Days before the thirtieth anniversary of the fall of the Berlin Wall; activists, journalists, elected officials and technologists from across the globe gathered in Strasbourg, France for the eighth annual World Forum on Democracy.
Noticeably absent from this year’s gathering was any demonstration (or expectation) of U.S. soft power. But that’s not to say American influence was absent —quite the contrary. The common thread through almost every session was the tremendous reach of American economic values, as enshrined in the largest tech platforms; and the powerlessness that governments around the world— and their people — feel to hold these platforms to account. A world conversation about the health and future of democracy kept coming back to decisions being made in Menlo Park and Mountain View “by a small group of men — and they are mostly men,” as French journalist, Annette Gerlach, put it.
Christophe Deloire, Secretary General of Reporters without Borders told the audience, “platforms have replaced our parliaments,” and they “make decisions based on maximizing their profits” (as translated from French).
Pakistani human rights lawyer, Nighat Dad, said that at first she found hope that online spaces offered empowered marginalized people but now fears the negative effects of people finding incorrect, manipulated information and no way to stop its spread. “I see Mark Zuckerberg testifying in Congress but there is no accountability in a country like Pakistan, where they have no offices.”
On the last day, I met a journalist from Côte d’Ivoire, Lacinan Ouattara, on the bus to the conference. After exchanging cards, mine noting that I was based in the Bay Area, the conversation turned to Facebook. He told me that he had tried — with no luck — for over a year to talk to a person at Facebook about what was going on in his country. “They have three offices for all of Africa,” he told me. “There are 300 million people in West Africa and one Facebook office… In my country, a rumor, a lie, can kill a thousand people,” he said, explaining that why there is such a great need for someone from these companies to be present in country.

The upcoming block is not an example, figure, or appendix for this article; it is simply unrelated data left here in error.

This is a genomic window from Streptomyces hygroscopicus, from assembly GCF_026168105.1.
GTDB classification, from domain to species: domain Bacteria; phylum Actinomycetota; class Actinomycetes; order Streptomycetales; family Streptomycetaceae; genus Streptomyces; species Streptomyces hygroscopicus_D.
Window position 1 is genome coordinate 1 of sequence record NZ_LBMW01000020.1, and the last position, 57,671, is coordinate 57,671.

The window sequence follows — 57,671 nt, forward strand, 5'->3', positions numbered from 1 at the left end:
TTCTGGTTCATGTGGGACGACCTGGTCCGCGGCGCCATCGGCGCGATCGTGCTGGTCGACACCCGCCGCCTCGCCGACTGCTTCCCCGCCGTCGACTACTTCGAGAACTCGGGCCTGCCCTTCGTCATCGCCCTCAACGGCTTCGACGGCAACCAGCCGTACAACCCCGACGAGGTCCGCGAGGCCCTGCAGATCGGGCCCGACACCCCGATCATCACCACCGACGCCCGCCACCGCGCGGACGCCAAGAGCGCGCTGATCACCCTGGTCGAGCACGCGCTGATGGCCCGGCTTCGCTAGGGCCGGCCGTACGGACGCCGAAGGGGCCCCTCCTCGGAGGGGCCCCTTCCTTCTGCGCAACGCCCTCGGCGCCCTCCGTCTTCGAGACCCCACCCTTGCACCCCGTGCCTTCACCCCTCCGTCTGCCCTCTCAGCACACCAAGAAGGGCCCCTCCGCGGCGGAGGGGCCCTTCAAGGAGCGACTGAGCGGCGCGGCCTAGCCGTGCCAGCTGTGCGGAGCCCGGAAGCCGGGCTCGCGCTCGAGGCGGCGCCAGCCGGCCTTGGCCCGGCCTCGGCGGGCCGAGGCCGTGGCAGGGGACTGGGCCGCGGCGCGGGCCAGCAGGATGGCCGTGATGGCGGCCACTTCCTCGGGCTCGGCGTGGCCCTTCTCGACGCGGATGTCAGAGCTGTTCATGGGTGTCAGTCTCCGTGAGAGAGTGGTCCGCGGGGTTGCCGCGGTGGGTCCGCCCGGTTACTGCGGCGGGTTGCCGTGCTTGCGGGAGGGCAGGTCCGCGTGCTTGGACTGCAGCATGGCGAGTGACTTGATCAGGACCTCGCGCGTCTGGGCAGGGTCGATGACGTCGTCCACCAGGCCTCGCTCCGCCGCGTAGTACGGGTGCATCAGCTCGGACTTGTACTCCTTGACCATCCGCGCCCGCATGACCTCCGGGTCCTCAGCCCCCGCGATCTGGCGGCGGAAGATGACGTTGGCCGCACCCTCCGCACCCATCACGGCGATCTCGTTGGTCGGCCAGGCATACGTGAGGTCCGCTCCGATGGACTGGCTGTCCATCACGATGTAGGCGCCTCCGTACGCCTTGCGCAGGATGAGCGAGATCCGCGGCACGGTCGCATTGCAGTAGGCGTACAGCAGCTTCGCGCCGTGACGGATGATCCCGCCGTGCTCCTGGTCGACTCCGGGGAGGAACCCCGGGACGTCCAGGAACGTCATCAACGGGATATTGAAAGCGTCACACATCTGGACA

In the days that followed, I could not get two thoughts out of my mind from that event:
- The outsized global geopolitical influence of a few people who make the decisions in these companies, and
- The simple suggestion that companies with that much influence should at least provide a point of contact — ideally a front door, a telephone number, and someone who can meet with officials and activists and be interviewed by journalists — in the countries where they operate.
I get that the employees and management of Facebook and Google face ethical and technical challenges unlike any before in human history. But the analog, old school strategy of putting real employees on the ground (or, better yet, hiring people in those countries) seems like such a no-brainer. It never occurred to me that this was not the case already.
As one of the most influential forces in global politics, with market caps larger than many countries’ economies, Facebook and Google are truly operating at the scale of nation-states. There is no excuse for entities that impact so many lives and governments to not designate a human point of contact for local journalists, communities, and officials. Throw out a shingle on Main Street. Have a phone number. Take questions and input from real people.
Denmark recently recognized the nation-state scale of tech companies influence by naming the first tech ambassador to Silicon Valley. And the concept of “techplomacy” has now officially entered the lexicon. But these companies don’t just need to sit back require that the world comes to them. Once a company reaches nation-state scale and is viewed as more influential in the affairs of nations than almost any one country, it’s time to open some “embassies” and engage real people on the ground.
This, of course, will not be a panacea. Putting people in place will only create the conditions in which conversations and learning can begin, but it would at least be a tangible gesture of a willingness to listen, and that would be a welcome change from the current state of affairs.